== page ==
The United Kingdom has an admirable record as a global leader in the alleviation of poverty and the delivery of emergency aid.
In the late 1990s, it was among the first countries to see sense in the arguments for international debt relief. It has played a key role in creating initiatives such as the Global Fund, an international partnership to combat AIDS, tuberculosis, and malaria, contributing £2.8 billion ($3.4 billion) to date. It has been the leading government donor to Gavi, the Vaccine Alliance, a private-public partnership to provide vaccinations across the developing world, supporting the organization since its inception in 2000.
Boris Johnson has made his first announcement on global development since becoming prime minister, announcing £90 million to Education Cannot Wait, a fund for children in emergencies, at the recent G-7 meeting in Biarritz.
It is a start. But the U.K. government must now build on this.
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At the United Nations General Assembly in September, it can demonstrate this dimension of its leadership once again by committing substantially more to educating the world’s less fortunate, poorly served children, and at the same time encourage other donors to follow suit.
Civil society organizations, including Theirworld, are asking the U.K. to pledge a minimum of £400 million in grants and guarantees to a ground-breaking new way of supporting education systems globally.
The International Finance Facility for Education has been created by a coalition of governments, multilateral agencies, and banks, with civil society, to assist countries that are committed to development and reform of education.
Donor countries such as the U.K. will provide grants and guarantees, which can then be leveraged on the financial markets into inexpensive finance to be used for education systems. For every $1 an additional $4 can be raised for investment in education.
Over time, IFFED could enable 200 million more children to go to school and prepare for a productive working future. It has the potential to be the biggest single educational investment in history. To start on schedule next year, IFFED needs roughly $1 billion in donor guarantees. The U.K. is among a group of countries that has indicated its support for IFFED so far, and which could make the first pledges of grants and guarantees in New York.
At the same time, we’d like to see more countries — and, ideally, the U.K. in the future — give more to Education Cannot Wait, which has already reached 1.3 million children and youth. With more than 75 million children and young people currently in urgent need of educational support in 35 crisis-affected countries, $1.8 billion is needed through a global trust fund and country-level co-financing throughout the next few years.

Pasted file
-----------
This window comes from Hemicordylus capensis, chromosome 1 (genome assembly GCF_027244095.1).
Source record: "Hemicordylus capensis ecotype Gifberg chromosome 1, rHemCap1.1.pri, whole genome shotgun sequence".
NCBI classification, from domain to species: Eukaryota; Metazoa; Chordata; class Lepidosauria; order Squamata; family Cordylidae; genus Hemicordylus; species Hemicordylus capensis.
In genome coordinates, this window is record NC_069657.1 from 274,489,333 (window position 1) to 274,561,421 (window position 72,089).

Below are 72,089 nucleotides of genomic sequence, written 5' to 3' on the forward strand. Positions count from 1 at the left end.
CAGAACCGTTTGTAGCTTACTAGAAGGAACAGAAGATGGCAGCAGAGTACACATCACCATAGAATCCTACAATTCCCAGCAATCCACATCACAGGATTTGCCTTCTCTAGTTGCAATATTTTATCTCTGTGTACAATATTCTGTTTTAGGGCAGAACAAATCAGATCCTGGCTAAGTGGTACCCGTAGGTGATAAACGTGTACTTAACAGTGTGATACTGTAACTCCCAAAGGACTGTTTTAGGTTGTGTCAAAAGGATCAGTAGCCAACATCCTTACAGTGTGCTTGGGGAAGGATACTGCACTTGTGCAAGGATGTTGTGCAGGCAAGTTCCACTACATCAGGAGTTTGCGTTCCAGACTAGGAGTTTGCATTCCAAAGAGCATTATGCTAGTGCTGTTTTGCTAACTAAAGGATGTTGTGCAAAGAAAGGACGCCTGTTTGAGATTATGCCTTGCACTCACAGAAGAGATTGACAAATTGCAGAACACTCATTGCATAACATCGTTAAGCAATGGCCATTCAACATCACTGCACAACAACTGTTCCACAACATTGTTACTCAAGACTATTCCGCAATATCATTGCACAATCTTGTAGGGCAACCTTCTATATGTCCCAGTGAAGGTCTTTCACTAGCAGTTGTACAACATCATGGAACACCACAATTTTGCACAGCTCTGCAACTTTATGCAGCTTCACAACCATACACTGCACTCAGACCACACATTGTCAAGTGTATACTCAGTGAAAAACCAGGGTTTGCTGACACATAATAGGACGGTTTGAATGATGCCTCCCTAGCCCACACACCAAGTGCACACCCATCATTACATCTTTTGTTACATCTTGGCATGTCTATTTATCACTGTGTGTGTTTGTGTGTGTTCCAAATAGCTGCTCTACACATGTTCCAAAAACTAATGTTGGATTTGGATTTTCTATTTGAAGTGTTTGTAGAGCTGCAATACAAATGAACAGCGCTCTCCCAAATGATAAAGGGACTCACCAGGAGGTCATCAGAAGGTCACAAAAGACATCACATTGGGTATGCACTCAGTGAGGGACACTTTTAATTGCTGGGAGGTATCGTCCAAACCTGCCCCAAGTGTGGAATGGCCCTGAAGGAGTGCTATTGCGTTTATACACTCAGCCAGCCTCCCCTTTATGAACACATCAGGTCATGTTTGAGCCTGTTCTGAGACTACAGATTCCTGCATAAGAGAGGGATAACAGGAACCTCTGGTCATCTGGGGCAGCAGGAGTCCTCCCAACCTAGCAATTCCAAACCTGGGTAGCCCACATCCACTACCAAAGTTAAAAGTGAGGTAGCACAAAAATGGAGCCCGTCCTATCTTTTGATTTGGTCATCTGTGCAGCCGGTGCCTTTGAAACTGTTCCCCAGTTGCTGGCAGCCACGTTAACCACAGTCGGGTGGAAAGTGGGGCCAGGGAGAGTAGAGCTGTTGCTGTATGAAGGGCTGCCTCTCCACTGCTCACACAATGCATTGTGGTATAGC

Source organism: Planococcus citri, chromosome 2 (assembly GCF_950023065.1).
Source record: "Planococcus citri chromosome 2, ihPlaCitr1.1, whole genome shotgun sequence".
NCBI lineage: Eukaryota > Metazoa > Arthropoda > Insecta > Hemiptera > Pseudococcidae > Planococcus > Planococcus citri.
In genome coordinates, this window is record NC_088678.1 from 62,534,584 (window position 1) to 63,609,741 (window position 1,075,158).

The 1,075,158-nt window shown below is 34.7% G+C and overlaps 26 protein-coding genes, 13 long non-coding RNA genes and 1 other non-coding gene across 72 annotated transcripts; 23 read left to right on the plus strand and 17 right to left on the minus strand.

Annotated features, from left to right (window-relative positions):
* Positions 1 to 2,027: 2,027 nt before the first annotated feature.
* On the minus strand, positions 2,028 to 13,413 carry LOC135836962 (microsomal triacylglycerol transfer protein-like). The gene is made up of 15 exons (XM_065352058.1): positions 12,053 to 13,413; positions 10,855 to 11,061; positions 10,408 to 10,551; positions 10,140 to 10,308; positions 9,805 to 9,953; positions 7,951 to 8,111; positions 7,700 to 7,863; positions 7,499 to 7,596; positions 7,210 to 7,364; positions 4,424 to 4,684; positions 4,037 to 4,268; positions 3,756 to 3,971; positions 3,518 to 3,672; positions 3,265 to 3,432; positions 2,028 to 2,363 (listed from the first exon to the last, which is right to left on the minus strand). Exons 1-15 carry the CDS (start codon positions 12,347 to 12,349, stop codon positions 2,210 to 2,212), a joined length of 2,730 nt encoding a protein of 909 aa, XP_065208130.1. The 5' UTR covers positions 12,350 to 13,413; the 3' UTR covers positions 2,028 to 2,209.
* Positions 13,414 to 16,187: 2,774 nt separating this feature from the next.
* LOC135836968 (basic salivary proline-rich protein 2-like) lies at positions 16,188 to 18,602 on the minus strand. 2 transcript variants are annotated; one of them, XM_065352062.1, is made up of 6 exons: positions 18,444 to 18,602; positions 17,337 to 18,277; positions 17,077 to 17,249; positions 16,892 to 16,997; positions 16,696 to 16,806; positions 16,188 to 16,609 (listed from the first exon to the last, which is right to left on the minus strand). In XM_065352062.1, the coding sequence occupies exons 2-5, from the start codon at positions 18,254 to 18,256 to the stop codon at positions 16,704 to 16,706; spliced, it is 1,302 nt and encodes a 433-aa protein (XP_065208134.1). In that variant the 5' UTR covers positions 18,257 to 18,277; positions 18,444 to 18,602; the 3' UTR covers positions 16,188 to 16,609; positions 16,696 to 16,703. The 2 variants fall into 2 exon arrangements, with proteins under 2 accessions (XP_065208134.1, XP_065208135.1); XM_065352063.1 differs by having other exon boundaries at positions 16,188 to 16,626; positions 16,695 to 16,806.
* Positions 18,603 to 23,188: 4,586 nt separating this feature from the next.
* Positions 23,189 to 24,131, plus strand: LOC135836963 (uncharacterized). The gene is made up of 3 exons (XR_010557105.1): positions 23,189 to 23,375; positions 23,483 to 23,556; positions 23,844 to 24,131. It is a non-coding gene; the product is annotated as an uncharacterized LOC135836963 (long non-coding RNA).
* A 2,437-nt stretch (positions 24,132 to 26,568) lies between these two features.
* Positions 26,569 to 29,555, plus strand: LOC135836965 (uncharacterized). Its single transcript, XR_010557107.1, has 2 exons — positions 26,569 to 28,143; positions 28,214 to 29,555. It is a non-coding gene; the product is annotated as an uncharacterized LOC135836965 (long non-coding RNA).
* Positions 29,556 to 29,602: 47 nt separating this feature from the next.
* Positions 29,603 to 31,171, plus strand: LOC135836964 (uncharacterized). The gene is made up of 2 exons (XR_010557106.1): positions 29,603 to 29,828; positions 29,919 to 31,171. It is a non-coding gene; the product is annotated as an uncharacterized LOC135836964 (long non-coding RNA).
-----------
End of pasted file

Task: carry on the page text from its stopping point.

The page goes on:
The U.K. antipoverty leadership role has at times, attracted domestic controversy, especially the legal commitment to spend 0.7% of gross national income on overseas aid.
"It appears that we’re resigned to failure" on SDG 4, Joseph Nhan-O'Reilly, head of education policy and advocacy at Save the Children, tells Devex.
But with Brexit looming, and all the debate it brings about the U.K.’s future influence on the world stage, the good news is that the U.K. has an immediate, high profile opportunity on the biggest diplomatic platform there is, to prove its willingness to remain globally relevant.
Education has always been one of the new prime minister’s stated priorities. Upon taking office in July he pledged to increase school budgets in the U.K. and expressed his support for raising educational opportunities internationally, highlighting the "right of every girl in the world to 12 years of quality education."
The prime minister was right to identify education as a pressing challenge. But it is much more than that. More silent than climate change, and more threatening to peace, security, and growth, we are in the middle of a global education crisis.
There are more than 260 million children worldwide who are not in school today. On current trends, more than half the world's children and young people — 800 million — will by 2030 not possess the basic skills or knowledge required to join the modern workforce.
Without the wherewithal to be productive participants in society, they will be more vulnerable to poverty and poor health, and, in some parts of the world, more vulnerable to extremism, violence, and exploitation. Girls, as ever, will be the most at risk.
With much bolder declarations of support for the world’s under-served children, the U.K. can honor its fine legacy as a pioneer in poverty reduction and a dedicated provider of humanitarian assistance.